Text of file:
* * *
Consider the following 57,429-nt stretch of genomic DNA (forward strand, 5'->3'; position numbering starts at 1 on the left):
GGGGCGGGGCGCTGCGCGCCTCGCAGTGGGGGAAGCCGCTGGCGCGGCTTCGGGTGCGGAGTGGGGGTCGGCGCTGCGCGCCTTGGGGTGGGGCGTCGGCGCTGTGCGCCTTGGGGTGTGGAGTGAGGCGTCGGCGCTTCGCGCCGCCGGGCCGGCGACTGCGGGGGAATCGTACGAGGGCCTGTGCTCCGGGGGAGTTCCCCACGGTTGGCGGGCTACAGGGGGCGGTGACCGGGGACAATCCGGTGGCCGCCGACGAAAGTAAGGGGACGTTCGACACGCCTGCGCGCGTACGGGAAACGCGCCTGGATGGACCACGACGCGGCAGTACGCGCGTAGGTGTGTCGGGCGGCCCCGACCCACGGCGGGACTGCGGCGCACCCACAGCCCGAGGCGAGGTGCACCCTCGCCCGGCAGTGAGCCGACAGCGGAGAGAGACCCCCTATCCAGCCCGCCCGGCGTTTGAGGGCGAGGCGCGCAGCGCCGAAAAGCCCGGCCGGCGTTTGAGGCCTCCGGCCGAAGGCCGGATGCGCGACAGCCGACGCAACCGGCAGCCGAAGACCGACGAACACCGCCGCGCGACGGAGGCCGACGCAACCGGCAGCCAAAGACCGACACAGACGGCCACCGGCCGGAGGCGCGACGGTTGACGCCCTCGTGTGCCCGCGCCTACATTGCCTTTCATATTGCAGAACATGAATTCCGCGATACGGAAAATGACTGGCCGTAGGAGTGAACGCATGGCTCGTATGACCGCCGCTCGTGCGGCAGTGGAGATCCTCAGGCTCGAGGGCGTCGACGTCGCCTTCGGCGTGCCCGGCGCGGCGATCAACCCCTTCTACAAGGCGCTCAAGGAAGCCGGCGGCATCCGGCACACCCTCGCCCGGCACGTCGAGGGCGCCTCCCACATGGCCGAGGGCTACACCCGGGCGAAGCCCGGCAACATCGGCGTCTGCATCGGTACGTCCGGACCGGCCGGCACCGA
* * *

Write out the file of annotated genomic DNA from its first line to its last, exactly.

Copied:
Consider the following 57,429-nt stretch of genomic DNA (forward strand, 5'->3'; position numbering starts at 1 on the left):
GGGGCGGGGCGCTGCGCGCCTCGCAGTGGGGGAAGCCGCTGGCGCGGCTTCGGGTGCGGAGTGGGGGTCGGCGCTGCGCGCCTTGGGGTGGGGCGTCGGCGCTGTGCGCCTTGGGGTGTGGAGTGAGGCGTCGGCGCTTCGCGCCGCCGGGCCGGCGACTGCGGGGGAATCGTACGAGGGCCTGTGCTCCGGGGGAGTTCCCCACGGTTGGCGGGCTACAGGGGGCGGTGACCGGGGACAATCCGGTGGCCGCCGACGAAAGTAAGGGGACGTTCGACACGCCTGCGCGCGTACGGGAAACGCGCCTGGATGGACCACGACGCGGCAGTACGCGCGTAGGTGTGTCGGGCGGCCCCGACCCACGGCGGGACTGCGGCGCACCCACAGCCCGAGGCGAGGTGCACCCTCGCCCGGCAGTGAGCCGACAGCGGAGAGAGACCCCCTATCCAGCCCGCCCGGCGTTTGAGGGCGAGGCGCGCAGCGCCGAAAAGCCCGGCCGGCGTTTGAGGCCTCCGGCCGAAGGCCGGATGCGCGACAGCCGACGCAACCGGCAGCCGAAGACCGACGAACACCGCCGCGCGACGGAGGCCGACGCAACCGGCAGCCAAAGACCGACACAGACGGCCACCGGCCGGAGGCGCGACGGTTGACGCCCTCGTGTGCCCGCGCCTACATTGCCTTTCATATTGCAGAACATGAATTCCGCGATACGGAAAATGACTGGCCGTAGGAGTGAACGCATGGCTCGTATGACCGCCGCTCGTGCGGCAGTGGAGATCCTCAGGCTCGAGGGCGTCGACGTCGCCTTCGGCGTGCCCGGCGCGGCGATCAACCCCTTCTACAAGGCGCTCAAGGAAGCCGGCGGCATCCGGCACACCCTCGCCCGGCACGTCGAGGGCGCCTCCCACATGGCCGAGGGCTACACCCGGGCGAAGCCCGGCAACATCGGCGTCTGCATCGGTACGTCCGGACCGGCCGGCACCGA